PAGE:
Livedrive - Restore Feature

Improving the file restore functionality on the native desktop applications

Platforms: MacOS & Windows desktop application

Tools: Stakeholder interviews, user research & testing, Balsamiq, Invision, Photoshop

The challenge: Improve and expand the Restore feature in the Livedrive dekstop app.

Restore from point in time
The current restore functionality in the desktop application

Livedrive's Backup feature offers the ability to restore a user's files via the native desktop application (macOS or Windows). The application had the ability to restore single files but not restore files en masse. A new feature to allow for that functionality was planned.

One that offers the ability to restore a big number of files at a time from a specific point in time. My role was to conduct the necessary research for the new feature, as well as add that extra functionality through design.

The mass restore feature could also prove useful to users that have been affected by ransomware and are therefore in need to recover a large number of files in their system.


My first approach was to conduct a listening tour, this to discover pain points and get an in-depth knowledge of the capabilities of the product by team members and stakeholders that have worked on it in the past. I needed to figure out the limitations of the platform as well as what worked and what didn’t with the current restore functionality.

Since this was a new feature I also conducted a comparative/competitive study to figure out how other backup applications restore files. Prime examples of those were Windows Restore and Norton Online backup.

Compilation of pain points for the restore feature
Research findings helped me compile a lean summary of pain points and things to watch out for the project

Based on the above I then compiled everything in one single design brief to identify as simply as possible the core vision and requirements of the feature. This helps me and the dev team visualise the direction we are going for. It also helps keep ourselves in line with the MVP.

A simple visual to guide the project
The project brief helps guide the design and MVP direction for the project



Since this was a new feature, the first need was to outline the user journey for the new feature.

This process included a lot of back and forth with the devs and product manager to ensure we are covering all potential scenarios and options the user might have and need.

Low-fi restore feature wireframes
Examples of the lowfidelity wireframes used in early stages of testing

With the user journey decided, I took to Balsamiq to explore the design for the flow of the restore feature.


I then took these wire-frames and compiled a working prototype in Invision, using Trymyui I tested it in stages with users (remotely), reiterating the designs after each feedback round.

User Testing Audience - The remote testing was conducted with 5 participants who matched our personas’ criteria and were completely new to the product. I tend to test with 3 to 5 users as any number of users beyond that tends to diminish results.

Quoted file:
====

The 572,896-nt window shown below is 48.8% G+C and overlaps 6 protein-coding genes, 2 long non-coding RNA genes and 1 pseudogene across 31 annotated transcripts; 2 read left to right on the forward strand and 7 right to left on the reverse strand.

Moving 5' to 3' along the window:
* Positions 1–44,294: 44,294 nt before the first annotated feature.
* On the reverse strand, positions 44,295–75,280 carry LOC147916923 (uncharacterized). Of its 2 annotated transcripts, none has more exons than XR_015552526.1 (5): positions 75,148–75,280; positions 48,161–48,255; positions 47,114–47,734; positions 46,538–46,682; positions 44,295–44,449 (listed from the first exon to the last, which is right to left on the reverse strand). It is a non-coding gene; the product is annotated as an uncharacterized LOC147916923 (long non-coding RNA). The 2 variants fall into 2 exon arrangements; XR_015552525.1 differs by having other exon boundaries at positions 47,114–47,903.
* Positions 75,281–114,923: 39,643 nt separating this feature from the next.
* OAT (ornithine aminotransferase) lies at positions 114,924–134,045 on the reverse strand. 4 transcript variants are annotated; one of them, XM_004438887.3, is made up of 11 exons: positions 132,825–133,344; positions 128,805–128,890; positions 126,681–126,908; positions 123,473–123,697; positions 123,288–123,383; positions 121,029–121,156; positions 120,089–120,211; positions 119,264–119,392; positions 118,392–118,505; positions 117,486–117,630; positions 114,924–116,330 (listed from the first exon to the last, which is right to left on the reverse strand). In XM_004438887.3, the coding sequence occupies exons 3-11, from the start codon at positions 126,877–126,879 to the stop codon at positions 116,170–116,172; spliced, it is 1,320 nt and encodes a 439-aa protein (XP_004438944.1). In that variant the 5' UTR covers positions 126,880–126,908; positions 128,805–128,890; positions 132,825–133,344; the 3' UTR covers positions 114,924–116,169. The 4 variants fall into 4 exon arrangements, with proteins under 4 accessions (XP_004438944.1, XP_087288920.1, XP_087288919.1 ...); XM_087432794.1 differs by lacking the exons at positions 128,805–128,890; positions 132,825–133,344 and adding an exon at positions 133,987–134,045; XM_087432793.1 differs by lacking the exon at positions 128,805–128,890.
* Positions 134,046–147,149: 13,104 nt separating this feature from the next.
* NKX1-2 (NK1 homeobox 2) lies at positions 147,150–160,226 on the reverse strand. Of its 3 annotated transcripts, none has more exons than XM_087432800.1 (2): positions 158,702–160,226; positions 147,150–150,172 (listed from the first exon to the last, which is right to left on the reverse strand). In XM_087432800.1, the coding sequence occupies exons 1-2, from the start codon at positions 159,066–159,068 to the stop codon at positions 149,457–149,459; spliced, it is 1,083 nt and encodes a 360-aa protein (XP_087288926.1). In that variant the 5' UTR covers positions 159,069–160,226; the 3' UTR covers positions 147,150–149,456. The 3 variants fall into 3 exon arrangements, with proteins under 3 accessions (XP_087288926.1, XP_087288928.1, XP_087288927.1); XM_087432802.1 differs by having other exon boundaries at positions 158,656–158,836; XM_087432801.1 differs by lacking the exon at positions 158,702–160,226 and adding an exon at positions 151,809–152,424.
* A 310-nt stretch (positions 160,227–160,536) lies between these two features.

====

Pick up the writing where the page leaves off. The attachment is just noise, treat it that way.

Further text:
This provided us with a first operating MVP layout that these first-time users had no issues following.

High Fidelity Design

The next step was high fidelity designs for all the screens as well as designing and separating the different user scenarios that the desktop application could support.

Hi-fi mockup of the restore point screen
Examples of the high fidelity wireframes that now followed the design style of the application and the Mac OS guidelines.

Last steps

With the high fidelity designs at hand I performed one more round of user testing to iron out any kinks left (and ensure we were still on the right path).

Final user journey for one of the scenarios
A fully laid out user journey for one of the scenarios

The full final user journey was updated and all scenarios were tested again with another 5 users new to the product. This to ensure we have covered all the necessary steps for the MVP and that the flow was not affected by the new designs.

You can explore the high fidelity prototype here.

Once the user journey was tested on the Mac OS environment, I then worked closely with our Windows OS developer to transfer the same feature in the windows OS design language. This helped ensure that the new feature was carried across our two native platforms consistently.


This was a project that really forged our UX process with the agile methodology followed by the development team. It allowed us to introduce quick iterations of user testing in the development process.

The listening tour helped me get the team more involved in the project, but it has also given me some really good points for feature improvements in the future.

Additionally, the constant user feedback during the design stage ensured we are on the right path for our MVP.

For a feature that could be used in times of distress (i.e losing a large number of one’s files) this process proved invaluable.

At the time of writing, the feature is under development and due to launch in 2018.

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